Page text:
What’s Your Stone? New Looks For Traditional Birthstones

Birthstone jewelry is often one of the first pieces of jewelry a girl will own. I was scarcely old enough to pronounce “amethyst” when I received a tiny one on a gold chain.

From the dawn of time, people have believed gemstones possess mystical powers, and that the position of the stars on one’s birth date determines personality traits and virtues. (Does “I’m a typical impatient Aries!” sound like a convincing defense against a traffic ticket?)

The new year is a time for resolutions and astrological predictions. We believe today’s women are the luckiest of all because the 18 stones now considered birthstones are cut and appreciated especially for their beauty. The newest and most creative designs using these stones are a far cry from the tiny talismans we received as little girls.

(Note: Because the jewelry shown with this story is for women, we’ve used “she” in our descriptions. Remember, however, that men possess the same personality traits associated with their particular birth sign and they, too, can wear birthstone jewelry.)


Her birthstone, garnet, is the symbol of faith, truth, grace, constancy and fidelity. Legend says garnet protects a house from lightning, dispels sadness and gloom and, like ruby, warns of impending danger by losing its color. Ancient dream interpreters said that dreaming of garnet foretold the accumulation of great riches. The Bible says garnet is the first stone in the breastplate of the High Priest; its blood red color sometimes made the stone a symbol for Christ on the cross. Medicinal legend says garnet and other red stones had a calming influence on quarrels, discords and hot tempers.

Like her birthstone, the January-born Capricorn is a model of constancy and fidelity. Industrious, cautious, practical and realistic, Capricorn is a tower of strength but sometimes takes life way too seriously. She approaches her goals with the determination of the mountain goat that is her symbol.


Utterly unpredictable Aquarius is a visionary, independent thinker who delights in obliterating the status quo, but the results are always progress. Aquarians don’t have ideas, they have explosions. Impulsive, freespirited Aquarius makes a wide variety of friends as easily as Rockefeller makes money, yet finds it hard to express her feelings, which is why she can seem a bit aloof or detached.

Amethyst, her birthstone, is rich with legend. According to the ancient Greeks, amethyst was created when Bacchus, the god of wine, was somehow offended by the goddess Diana. In retaliation, he vowed to set hungry tigers upon the first person he met. That proved to be the beautiful maiden Amethyst, on her way to worship at Diana’s shrine. In terror, Amethyst called to Diana to save her from Bacchus’s tigers and, before his eyes, she turned to a pillar of white stone. In regret, Bacchus poured the juice of a grape over the now-stone maiden, giving amethyst its vibrant violet color. He also promised that anyone who drank wine from an amethyst cup would not become inebriated, and the Greek word amethustos means “not drunk.”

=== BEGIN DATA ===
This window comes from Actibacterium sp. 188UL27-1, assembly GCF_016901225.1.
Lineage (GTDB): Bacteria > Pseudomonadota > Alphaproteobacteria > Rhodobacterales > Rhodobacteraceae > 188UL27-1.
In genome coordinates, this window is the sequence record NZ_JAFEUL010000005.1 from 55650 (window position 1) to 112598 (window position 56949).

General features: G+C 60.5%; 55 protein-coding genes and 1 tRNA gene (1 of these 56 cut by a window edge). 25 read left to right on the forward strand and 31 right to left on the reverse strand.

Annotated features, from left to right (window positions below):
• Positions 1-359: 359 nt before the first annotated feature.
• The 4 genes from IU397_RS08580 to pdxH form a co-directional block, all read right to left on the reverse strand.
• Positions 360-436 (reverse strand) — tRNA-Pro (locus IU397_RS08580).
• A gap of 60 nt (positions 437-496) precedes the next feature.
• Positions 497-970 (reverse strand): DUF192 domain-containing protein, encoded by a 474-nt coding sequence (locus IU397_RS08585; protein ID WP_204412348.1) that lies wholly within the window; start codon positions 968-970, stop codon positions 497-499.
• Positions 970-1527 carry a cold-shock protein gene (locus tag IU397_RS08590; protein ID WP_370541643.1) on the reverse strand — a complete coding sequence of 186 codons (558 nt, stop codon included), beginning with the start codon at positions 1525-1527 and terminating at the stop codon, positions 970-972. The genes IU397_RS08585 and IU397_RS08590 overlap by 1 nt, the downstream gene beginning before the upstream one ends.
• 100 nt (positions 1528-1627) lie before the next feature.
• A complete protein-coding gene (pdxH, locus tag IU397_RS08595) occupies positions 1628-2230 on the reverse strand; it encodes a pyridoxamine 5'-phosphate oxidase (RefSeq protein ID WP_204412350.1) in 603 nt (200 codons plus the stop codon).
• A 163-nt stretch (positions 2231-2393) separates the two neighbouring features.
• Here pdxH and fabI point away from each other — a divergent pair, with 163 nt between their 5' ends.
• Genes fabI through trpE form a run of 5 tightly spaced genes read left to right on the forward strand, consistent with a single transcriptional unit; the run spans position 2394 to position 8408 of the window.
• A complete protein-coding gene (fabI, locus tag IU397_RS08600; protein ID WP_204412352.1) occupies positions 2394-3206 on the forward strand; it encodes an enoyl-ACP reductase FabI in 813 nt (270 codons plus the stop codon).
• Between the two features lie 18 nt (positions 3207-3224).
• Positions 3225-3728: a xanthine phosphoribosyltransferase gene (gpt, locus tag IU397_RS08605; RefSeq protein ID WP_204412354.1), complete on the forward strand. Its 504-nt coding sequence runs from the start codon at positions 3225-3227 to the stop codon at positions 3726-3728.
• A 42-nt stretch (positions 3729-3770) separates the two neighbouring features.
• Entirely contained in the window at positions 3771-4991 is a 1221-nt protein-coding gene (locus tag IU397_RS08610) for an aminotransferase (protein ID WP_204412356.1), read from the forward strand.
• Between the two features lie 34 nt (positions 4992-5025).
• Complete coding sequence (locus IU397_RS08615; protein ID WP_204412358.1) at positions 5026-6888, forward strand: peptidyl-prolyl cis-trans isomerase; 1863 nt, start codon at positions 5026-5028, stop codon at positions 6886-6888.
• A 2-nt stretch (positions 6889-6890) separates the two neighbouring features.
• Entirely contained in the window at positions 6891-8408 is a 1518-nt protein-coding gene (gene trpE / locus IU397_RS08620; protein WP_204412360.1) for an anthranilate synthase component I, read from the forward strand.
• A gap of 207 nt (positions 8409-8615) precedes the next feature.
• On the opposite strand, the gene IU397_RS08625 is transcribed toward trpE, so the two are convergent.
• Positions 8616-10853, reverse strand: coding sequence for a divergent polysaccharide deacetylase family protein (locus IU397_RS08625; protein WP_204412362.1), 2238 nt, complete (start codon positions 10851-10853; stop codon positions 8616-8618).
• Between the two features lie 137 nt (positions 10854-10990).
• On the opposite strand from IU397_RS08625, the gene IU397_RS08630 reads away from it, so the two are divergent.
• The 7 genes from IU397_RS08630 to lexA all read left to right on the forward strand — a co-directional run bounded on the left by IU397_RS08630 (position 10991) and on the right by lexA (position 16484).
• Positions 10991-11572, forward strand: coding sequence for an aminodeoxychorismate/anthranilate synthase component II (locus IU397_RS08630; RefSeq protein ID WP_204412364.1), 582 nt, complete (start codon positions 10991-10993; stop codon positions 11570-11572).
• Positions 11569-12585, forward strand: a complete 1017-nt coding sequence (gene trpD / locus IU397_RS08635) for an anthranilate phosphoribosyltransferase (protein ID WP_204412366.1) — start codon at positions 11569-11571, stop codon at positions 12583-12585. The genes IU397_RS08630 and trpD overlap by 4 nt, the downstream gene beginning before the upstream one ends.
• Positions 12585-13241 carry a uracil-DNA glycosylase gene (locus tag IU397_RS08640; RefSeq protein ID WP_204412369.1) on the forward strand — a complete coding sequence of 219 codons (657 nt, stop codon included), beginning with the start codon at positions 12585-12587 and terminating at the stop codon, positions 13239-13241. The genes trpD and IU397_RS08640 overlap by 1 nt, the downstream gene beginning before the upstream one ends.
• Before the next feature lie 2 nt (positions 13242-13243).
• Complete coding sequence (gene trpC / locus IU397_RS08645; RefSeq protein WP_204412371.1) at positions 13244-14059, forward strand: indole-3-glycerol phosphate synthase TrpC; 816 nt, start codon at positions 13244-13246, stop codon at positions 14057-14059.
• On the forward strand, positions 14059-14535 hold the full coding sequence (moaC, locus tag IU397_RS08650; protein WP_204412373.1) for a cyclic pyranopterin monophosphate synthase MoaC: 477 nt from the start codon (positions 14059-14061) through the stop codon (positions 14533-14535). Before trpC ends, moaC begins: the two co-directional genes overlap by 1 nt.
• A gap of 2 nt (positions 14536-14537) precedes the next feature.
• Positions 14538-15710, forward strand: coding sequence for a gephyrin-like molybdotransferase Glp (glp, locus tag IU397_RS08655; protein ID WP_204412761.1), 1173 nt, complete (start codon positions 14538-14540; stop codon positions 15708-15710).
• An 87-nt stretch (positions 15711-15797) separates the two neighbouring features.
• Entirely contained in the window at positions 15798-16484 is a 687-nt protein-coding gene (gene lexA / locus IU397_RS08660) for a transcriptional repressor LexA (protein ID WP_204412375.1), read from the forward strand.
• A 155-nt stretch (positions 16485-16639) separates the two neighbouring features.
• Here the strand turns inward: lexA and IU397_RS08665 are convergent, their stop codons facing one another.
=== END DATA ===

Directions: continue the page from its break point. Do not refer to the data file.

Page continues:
It is natural that aquamarine would be the birthstone for dreamy, romantic Pisces, the sign of the fish. Love and creativity figure strongly in her life, much of which is spent in the pursuit of the perfect relationship and/or artistic expression. Love-smitten Pisces will do almost anything to keep a relationship afloat; likewise aquamarine was believed to help establish happy marriages or reconcile lovers’ differences should harmony flee.

The ancient Greeks used aquamarine often in their jewelry, believing it captured the essence and spirit of the sea. They often carved the gem with the head of Poseidon, god of the sea. It also was said to quicken the intellect. Blood-stone is an alternative birth-stone for March.


Fiery Aries, the first sign of the Zodiac, is a born leader. The ram is highly confident (some call it ego!), dynamic, passionate, impulsive, enthusiastic and ready to grab life by the horns and take charge. Patience isn’t her strong suit – especially in relationships – but underneath her ram’s tendency to head-butt, she’s very sensitive.

What other birthstone but diamond could be hers? Diamond is the emblem of fearlessness and invincibility, undoubtedly because of its unbeatable hardness and fiery sparkle. It was believed to bring victory to the wearer, by giving him strength, fortitude and courage. The Hindus believed diamonds would endow one with power, friends, riches and good luck and success; they also kept the infirmities of old age at bay. Another curious legend connected sex and fertility with the diamond, while the philosopher Cardano cautioned that diamond’s fearlessness could actually harm a wearer, because a certain amount of fear and prudence keeps one safe. He must have known an impulsive Aries or two!


Steady and stable Taurus is the salt of the earth. All that hype about being stubborn as a bull, well…it’s true. But she’s also honest, patient and gentle, and her friends know they can depend on her. Her birthstone, emerald, was believed to strengthen one’s psychic abilities, as well as strengthen the memory to produce a more eloquent speaker. An emerald worn by one in love would help identify the truth of her lover’s words. Emerald also had a fine reputation as a cure-all; the ancients’ idea of aspirin, if you will. It was used as an antidote to poison, and reputedly had the power to cure dysentery, leprosy, hemorrhages, eye problems and gastric distress.


June-born Gemini is always enchanted by something new – be it people, places or things. Her astrological symbol, the twins, may inspire an occasional unkind “Jekyll and Hyde” comment from those who just can’t appreciate the never-boring aspect of her always-changing moods. Her chief birthstone is pearl, and the legends ascribed to pearl are just interesting enough to capture her attention – for a while. Ancient writers called pearls dew from heaven, tears of angels or teeth of a slain Indian god. Pearls were beloved by Roman Emperors Caligula and Nero, the latter of whom reportedly built pearl couches for his paramours. Yet pearls were also considered the symbol of chastity and purity.

Pearl swallowing was quite popular. Legend says that after a banquet given by Marc Antony, Cleopatra dissolved one of her pear-shaped pearl earrings in a cup and drank it. During the reign of Elizabeth I of England, Sir Thomas Gresham downed a large pearl at a banquet attended by the queen, herself a great fancier of pearls. Changeable Gemini has two other birthstones, moonstone and alexandrite, for those days when she’s just not in a pearl kind of mood.


Ruby, the birthstone of July, is the emblem of love, which is just right for sensitive, shy homebodies like Cancer. To the ancients, her birthstone represented passion, affection, power and majesty. Through time, rubies came to be credited with attracting and retaining reciprocal love, removing obstacles, giving victory and revealing hidden places of stolen treasures. Her perfect treasure is found in a simpatico partner to share home and hearth, to protect and be protected.